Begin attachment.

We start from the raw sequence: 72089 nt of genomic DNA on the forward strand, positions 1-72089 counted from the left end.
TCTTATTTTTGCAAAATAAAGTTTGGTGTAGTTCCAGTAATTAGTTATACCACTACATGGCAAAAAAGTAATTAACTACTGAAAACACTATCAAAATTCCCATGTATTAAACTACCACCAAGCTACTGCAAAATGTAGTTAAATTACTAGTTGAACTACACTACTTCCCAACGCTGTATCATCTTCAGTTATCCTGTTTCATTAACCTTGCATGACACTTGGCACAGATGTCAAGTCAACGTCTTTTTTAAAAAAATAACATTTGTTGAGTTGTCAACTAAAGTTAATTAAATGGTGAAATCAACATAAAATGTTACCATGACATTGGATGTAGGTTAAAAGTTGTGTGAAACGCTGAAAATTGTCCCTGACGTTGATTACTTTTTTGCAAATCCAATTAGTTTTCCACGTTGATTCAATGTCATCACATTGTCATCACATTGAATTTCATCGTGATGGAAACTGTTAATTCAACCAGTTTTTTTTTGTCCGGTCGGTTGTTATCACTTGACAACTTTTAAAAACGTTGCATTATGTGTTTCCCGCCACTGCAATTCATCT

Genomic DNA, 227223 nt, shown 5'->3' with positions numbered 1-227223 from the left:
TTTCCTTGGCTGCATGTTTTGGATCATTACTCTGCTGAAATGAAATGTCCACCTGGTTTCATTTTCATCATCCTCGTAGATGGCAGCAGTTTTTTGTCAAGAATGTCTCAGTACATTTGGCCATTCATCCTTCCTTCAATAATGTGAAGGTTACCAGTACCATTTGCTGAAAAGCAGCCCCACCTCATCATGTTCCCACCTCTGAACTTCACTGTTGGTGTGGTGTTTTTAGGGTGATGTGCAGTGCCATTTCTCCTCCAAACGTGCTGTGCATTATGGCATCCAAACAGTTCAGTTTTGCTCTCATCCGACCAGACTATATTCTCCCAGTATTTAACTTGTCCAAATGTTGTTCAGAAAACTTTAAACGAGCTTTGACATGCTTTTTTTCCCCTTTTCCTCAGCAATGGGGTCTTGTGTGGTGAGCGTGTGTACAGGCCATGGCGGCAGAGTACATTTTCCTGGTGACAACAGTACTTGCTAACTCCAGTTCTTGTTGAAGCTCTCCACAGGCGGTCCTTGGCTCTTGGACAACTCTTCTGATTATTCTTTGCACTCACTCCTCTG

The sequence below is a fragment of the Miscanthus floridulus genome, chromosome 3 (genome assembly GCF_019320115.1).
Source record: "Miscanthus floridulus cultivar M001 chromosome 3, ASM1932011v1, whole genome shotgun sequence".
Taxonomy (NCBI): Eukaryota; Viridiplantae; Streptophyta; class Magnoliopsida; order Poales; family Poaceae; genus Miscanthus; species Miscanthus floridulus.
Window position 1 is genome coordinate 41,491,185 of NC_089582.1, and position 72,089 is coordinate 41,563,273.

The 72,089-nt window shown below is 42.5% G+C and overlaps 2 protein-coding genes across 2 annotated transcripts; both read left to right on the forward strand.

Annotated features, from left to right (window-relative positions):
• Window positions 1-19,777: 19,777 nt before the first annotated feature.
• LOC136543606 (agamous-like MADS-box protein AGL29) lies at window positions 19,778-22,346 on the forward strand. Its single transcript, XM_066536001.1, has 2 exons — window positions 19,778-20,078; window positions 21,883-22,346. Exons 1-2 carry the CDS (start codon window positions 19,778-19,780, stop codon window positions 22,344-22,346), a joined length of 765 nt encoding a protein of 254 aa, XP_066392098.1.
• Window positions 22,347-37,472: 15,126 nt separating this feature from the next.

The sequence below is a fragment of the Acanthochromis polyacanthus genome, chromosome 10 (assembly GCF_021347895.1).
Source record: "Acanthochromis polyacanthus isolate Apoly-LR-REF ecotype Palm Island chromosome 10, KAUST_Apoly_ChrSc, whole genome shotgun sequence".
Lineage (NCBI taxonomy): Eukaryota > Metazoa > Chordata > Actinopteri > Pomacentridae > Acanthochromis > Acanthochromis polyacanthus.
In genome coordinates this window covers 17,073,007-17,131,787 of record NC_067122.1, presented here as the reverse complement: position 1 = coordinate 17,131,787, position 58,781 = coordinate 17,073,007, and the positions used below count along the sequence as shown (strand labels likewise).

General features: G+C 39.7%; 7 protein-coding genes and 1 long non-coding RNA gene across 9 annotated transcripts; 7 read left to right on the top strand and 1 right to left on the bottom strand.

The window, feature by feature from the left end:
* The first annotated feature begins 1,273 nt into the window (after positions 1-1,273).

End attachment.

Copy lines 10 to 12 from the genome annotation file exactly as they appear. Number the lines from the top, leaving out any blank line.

Annotated features, from left to right (window-relative positions):
• Window positions 1-19,777: 19,777 nt before the first annotated feature.
• LOC136543606 (agamous-like MADS-box protein AGL29) lies at window positions 19,778-22,346 on the forward strand. Its single transcript, XM_066536001.1, has 2 exons — window positions 19,778-20,078; window positions 21,883-22,346. Exons 1-2 carry the CDS (start codon window positions 19,778-19,780, stop codon window positions 22,344-22,346), a joined length of 765 nt encoding a protein of 254 aa, XP_066392098.1.